Only thing I would add is practice tuning on an old pair of skis before your take a panzer file to your new Cochises or S7's to change a side edge angle. It really isn't that difficult to master but get the feel for filing on a pair of throwaways first.  If you don't have a old pair check Goodwill, or the like, for a cheap pair of old skis. Or maybe you have a skiing friend, who like me, has a ski "graveyard" in the back of his or her basement and would (gladly) part with a pair.  Finally, read the threads on the tuning forum.  There's a huge amount of information here from knowledgeable individuals like zentune.  You also find links to other sources of information. Slidewright was mentioned for a source of tuning videos but also check racewax.com.  I watched a variety of videos before diving in. Some give more information while others have better production values and visuals of what is being done.  Good luck and remember have fun!   

  Purchasing an old pair for $30 (shaped OR straight) is an EXCELLENT way to "get the hang of it" (tuning)! Great suggestion for all new tuners Fairdog!!

post #19 of 23
Quote:
Originally Posted by ONedge View Post
 

I want to start doing my own basic ski tuning.  I have done some research and i'm a little bit overwhelmed with all the information out there.  I'm looking to go about it in the most cost effective way and I don't want to buy tools that I don't need.  I'm planning on doing basic maintanance such as waxing and keeping my edges sharp. 

 

Am I better buying individual tools or should I look for a kit?  What are the basic tools I should purchase?  Is it worth the money investing in a good vice when just starting out?  Will a basic old iron due or should I invest the money on a ski wax iron?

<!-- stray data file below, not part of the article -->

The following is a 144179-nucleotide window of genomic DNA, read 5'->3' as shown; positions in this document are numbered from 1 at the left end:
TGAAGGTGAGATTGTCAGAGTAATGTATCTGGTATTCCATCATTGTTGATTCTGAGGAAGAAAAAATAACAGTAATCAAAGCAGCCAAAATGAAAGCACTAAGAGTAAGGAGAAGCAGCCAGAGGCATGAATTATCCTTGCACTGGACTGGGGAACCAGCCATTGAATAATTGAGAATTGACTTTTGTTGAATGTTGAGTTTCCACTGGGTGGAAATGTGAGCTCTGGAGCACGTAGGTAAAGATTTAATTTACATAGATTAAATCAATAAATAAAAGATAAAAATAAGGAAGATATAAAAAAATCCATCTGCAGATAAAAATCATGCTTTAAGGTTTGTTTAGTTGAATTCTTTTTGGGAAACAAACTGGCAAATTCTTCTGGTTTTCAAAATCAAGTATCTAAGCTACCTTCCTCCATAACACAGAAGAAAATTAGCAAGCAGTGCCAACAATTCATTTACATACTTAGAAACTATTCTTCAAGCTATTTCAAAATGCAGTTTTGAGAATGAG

Any good videos that you would recommend? 

 

Looking for any advice or recommendations.  Thanks.


Here you go.  Videos.  Long and comprehensive.

 

 

 

 

 

Many other at my channel as well.  Happy waxing and tuning!

post #20 of 23
Thread Starter 

Jacques.  Thanks for posting those videos!!  

 

Last season was my first for tuning .  I was waxing my skis and maintaining my edges weekly.  What a difference in quality from the lousy shop tunes I was getting.  It seemed like a lot of money upfront for the cost of supplies, but it definitely gets cheaper the more skis you tune.  

post #21 of 23
Quote:
Originally Posted by ONedge View Post
 

Jacques.  Thanks for posting those videos!!  

 

Last season was my first for tuning .  I was waxing my skis and maintaining my edges weekly.  What a difference in quality from the lousy shop tunes I was getting.  It seemed like a lot of money upfront for the cost of supplies, but it definitely gets cheaper the more skis you tune.  


You are welcome  ONedge.  I try to keep it simple.  The videos are long, but it is in the talking where one can learn.  Practice makes perfect as it can be! ;)

post #22 of 23
I like Jacques long videos. One thing I could not understand is how long is enough snd those videos show you the hole thing, you get a good feel for how many passes, when to check or measure etc.
post #23 of 23
Quote:
Originally Posted by razie View Post

I like Jacques long videos. One thing I could not understand is how long is enough snd those videos show you the hole thing, you get a good feel for how many passes, when to check or measure etc.


Thanks Razie.  Although you never see me use the true bar, I do use it.  At the same time I don't worry if the base is not "perfect" flat the whole length or width.  For the most part we ski on soft snow at Bachelor so the 1 degree bases work well and creates a more playful ski.  You know I like to play! 

 

When I make the videos there is no script, I just wing it! 

 

Play time!